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HOW TO BECOME A SUCCESSFUL BARBER

We are all the sum of our life experiences, and that also applies to work skills—what we gain along the way makes us better able to fulfill vocational roles. If you mention that your goal is to be a barber, most people just assume that means you learn how to cut hair. Obviously, that is the main part of the job, but there are other things that help barbers attain success in their field.

Communication

Some might imagine that communication in a barbershop would be limited to the basics and bits of idle conversation. However, a barber also must describe in reasonable detail what is involved in doing a particular hairstyle. If the customer does not know what sort of cut they would like, the barber must be able to offer options that both inform and entice them.

Those who have worked in customer service positions know the importance of being pleasant and to the point, while also making sure that customers understand the pertinent details. Those who have worked in publicity or marketing will also have a leg up on the competition in this area.

Attention to Detail

Obviously a barber needs to pay close attention when trimming hair in order to get the cut just right and not injure the customer. However, that attention must extend to all aspects of the shop: regularly sweeping up hair trimmings and cleaning the equipment, aiming for a look as clean as your average doctor’s office, being well-groomed, etc.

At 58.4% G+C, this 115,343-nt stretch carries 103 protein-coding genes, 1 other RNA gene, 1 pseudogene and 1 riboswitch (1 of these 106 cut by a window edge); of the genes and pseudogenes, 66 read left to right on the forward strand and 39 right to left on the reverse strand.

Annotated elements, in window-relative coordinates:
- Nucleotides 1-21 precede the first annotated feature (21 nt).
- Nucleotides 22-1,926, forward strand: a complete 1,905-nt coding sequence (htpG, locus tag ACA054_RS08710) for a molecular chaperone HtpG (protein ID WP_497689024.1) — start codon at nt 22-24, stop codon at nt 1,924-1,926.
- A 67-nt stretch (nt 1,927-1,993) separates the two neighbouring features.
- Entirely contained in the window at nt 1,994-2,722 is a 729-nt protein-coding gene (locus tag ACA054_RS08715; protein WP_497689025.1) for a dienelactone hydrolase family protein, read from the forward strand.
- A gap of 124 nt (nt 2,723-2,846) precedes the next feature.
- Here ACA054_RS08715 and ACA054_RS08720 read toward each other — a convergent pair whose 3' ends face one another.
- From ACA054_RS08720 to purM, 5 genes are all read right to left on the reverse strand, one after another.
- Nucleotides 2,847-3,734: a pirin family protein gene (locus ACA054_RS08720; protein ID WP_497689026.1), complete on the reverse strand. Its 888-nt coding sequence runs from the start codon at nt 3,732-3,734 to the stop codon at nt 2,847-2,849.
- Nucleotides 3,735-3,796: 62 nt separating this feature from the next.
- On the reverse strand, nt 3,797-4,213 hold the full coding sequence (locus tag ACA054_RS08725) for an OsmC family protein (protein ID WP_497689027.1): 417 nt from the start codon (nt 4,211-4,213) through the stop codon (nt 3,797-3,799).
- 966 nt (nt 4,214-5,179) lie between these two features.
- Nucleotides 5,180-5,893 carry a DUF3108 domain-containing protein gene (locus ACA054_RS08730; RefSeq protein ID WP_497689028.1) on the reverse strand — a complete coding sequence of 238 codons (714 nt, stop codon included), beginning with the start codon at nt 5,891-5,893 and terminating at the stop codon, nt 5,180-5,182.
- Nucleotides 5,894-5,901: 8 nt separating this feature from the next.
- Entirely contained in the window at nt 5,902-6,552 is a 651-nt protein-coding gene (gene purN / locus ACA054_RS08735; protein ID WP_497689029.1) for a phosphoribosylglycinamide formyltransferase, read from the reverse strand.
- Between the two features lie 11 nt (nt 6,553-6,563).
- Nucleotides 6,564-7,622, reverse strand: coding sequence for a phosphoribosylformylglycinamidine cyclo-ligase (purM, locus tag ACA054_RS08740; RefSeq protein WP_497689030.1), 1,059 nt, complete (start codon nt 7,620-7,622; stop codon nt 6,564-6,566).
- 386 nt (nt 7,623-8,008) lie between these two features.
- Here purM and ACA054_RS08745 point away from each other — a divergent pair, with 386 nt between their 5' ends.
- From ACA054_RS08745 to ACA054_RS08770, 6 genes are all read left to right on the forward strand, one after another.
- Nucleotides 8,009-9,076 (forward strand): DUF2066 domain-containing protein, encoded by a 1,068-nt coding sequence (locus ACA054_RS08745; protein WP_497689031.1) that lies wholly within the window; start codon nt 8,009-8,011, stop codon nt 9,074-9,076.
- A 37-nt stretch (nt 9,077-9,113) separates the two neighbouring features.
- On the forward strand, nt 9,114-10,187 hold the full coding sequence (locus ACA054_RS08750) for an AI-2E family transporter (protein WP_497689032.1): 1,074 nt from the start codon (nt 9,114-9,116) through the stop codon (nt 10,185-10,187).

Attention to detail figures into a number of professions. In fact, unless you are a meteorologist, employers expect their workers to get things right most of the time. For barbering, vocational roles where you honed skills such as work ethic, time management, and observational skills are valuable.

Physical Endurance

There are down times where barbers sit around waiting for customers, but if your shop is successful, those are few and far between. You will be on your feet throughout the majority of a shift and frequently be sweeping up the work area.

Previous employment posts with similar work setups include retail, food service and preparation, health care, teaching, assembly line positions, and mail carrier. If you have proven that you can stay on your feet for extended periods in any of those jobs, then barbering should be a snap. If you have a knee or foot condition, or lower back pain, then you will find the extended standing difficult.

Looking for the barbering program that will help you obtain the knowledge and expertise to succeed? Endorsed by the New Brunswick Registered Barbers Association, Eastern College’s 32 week barbering program provides students with a thorough grounding in this time-honoured profession. Hands-on training at a barbershop gives participants real world job and makes them desirable candidates for positions in barbershops, salons, and the personal care industry. Students who wish to explore self-employment will also benefit greatly from the instruction offered.

Contact Eastern College now to learn more about the program and when classes start!